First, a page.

Not really. I was just responding to what the poster said. Why bother posting a response at all if you are not going to go into details? The poster had criticisms against a few games, and I tried to answer them. I could have been a bit nicer about it, but the poster's criticsm against Uncharted could be used for any game, so it does not hold that much weight. If a person believes that a game is not good because it uses the same core mechanics over and over again for the entire franchise, then I would say that this person should just quit playing games as a whole. He or she is going to find that sequels do tend to use the same core mechanics as the original game. This is due to the fact that the original game is where everything was put into place. Developers are not going to start from scratch for every iteration of a franchise. I cannot think of one franchise that does not reuse some mechanics in its sequels. I would love to know if such a franchise exists.

Ugh, big wall of text. I'll put it nice and sweet:

1) That statement that you can use that for any franchise is false. Mario always did something differently, and the 2d and 2.5d mario games feel totally different in terms of control and gameplay type. Super mario 1 (SM1) was very basic run and jump, SM3 added ALOT more powers that totally changed up the gameplay (eg, flying?), which added more room for tranversal and degrees of freedom. SMW added yoshi and different controls as well to how mario flies and handles (eg, running up walls, floating, fence climbinb [where mario will be hanging middair on a gate], sucking up things with yoshi [ie, totally eliminating a sprite from the field-of-view only to reintroduce the sprite as bullet back into the game world]). Same with Halo series, a big relevant shooter. Halo 1: innovative interms of gameplay mechanics, such as introducing unique weapons that act differently, and reintegrating melee attacks and vehicle handing in console games. It was the first to introduce a really EXCELLENT AI that made the player react instead of getting reacted to, making all the game mechanics mentioned above all the more significant. Halo 2: introduced dual wielding, and the "innovative" regenerating shield that changed the flow of combat, and a higher jump that introduced some platforming elements. Halo 3: refined all the rest of the gameplay mechanics, including how you CONTROL dual wielding. Hi, I'm a REAL game designer, and I'll be your guide that will show you how to REALLY analyze games, instead of using a general statement "ohhh that argument can be used for any game!".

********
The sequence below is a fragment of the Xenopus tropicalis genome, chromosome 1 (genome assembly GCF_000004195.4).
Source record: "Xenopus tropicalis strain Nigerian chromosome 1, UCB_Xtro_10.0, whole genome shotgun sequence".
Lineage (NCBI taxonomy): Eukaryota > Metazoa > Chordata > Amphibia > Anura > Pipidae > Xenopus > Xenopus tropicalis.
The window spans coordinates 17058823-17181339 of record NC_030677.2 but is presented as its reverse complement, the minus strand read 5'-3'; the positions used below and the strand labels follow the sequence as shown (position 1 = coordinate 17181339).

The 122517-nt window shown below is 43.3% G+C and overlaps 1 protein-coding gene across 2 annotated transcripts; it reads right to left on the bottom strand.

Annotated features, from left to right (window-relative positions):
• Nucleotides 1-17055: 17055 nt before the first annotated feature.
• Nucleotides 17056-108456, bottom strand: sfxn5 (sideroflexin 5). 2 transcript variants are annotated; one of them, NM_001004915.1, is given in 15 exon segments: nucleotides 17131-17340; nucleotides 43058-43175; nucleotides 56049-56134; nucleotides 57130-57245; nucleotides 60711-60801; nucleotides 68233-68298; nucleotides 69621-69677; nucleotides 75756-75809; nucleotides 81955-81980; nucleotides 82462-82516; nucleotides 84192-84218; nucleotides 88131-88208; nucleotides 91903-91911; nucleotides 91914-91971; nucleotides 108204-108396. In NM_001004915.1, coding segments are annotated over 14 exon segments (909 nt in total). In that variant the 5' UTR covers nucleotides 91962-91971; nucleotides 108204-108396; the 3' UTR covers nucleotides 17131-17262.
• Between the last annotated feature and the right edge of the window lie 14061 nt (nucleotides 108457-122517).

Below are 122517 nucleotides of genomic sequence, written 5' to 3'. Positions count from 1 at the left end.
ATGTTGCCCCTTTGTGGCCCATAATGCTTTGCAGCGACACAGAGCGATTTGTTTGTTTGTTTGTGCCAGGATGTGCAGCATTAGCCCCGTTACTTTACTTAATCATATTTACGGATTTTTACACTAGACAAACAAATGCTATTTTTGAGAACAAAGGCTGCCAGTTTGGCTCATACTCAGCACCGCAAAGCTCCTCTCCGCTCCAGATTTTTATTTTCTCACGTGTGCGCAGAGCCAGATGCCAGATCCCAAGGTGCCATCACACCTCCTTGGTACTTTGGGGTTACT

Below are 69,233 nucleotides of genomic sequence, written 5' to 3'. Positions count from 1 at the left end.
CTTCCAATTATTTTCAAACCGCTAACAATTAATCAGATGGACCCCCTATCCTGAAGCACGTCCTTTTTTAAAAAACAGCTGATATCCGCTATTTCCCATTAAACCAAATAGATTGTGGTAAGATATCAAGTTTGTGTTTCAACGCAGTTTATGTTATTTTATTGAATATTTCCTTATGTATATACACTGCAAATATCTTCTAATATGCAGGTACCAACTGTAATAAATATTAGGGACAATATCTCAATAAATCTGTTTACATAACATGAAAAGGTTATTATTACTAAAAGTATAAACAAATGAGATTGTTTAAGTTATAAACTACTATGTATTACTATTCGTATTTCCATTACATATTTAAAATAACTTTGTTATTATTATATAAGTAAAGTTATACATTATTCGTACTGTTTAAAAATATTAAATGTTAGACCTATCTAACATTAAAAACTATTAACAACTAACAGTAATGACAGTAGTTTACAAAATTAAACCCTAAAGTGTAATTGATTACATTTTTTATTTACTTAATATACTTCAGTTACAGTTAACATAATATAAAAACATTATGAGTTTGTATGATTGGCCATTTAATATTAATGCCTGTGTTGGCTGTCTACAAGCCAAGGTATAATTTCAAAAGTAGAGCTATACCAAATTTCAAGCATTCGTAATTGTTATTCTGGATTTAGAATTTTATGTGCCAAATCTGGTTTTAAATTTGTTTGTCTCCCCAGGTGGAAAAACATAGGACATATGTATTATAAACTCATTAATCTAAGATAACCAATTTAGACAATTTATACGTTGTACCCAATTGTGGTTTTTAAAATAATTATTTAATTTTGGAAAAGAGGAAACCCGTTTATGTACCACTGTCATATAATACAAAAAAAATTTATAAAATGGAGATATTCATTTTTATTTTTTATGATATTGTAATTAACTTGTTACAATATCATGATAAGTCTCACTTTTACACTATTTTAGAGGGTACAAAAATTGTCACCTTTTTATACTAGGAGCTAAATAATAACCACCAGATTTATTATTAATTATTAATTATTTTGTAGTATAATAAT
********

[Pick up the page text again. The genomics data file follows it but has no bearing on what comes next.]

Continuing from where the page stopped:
2) I don't know why you're still trying to convince me LBP is fun when TO ME it's not. This topic is done, and my arguement still stands that the jumping mechanics are not tight. NOTICE my arguement was about the mechanics, NOT about the identity of the LBP series. Got that? Good.

3) I don't know what you're even argueing there. I guess you're trying to "educate" me there, but my arguement still stands that Xeno Chronicles was not talked about enough. Got that?

Also, the argument about uncharted pretty much still stands. Like the 2 great examples above (Super Mario series and Halo series), you'll notice for sure how each entry in the series FEELS different in terms of control (ie, game mechanics of the player - notice how I did not even delve into game design). Now contrast Uncharted with the series mentioned, and you'll see that uncharted 2/3 added nothing significant except a cinematic movie boost. Of all honesty you know some things about gaming, but simply don't go in depth enough. Son, I've been playing games almost my entire life, and I also design, and until you can stand back and see how I analyzed the games above (which took literally ~2 minutes - i literally picked the 2 frachises that game to mind first), then come back to me and we'll have a REAL arguement (not sure if I should use the word son or not, just cuz you said your name was Lauren, and I beleive that is a female name - ummm no offense if you're a guy :/ ). I'm done here, if you truly did read this post than maybe you'll be smart enough not to post back.

And @DoctorWho: I know eh? ;) As bad as this convo sounds, it's really just a battle between 2 keyboard warriors, b/c admittedly at this point this is what we both are.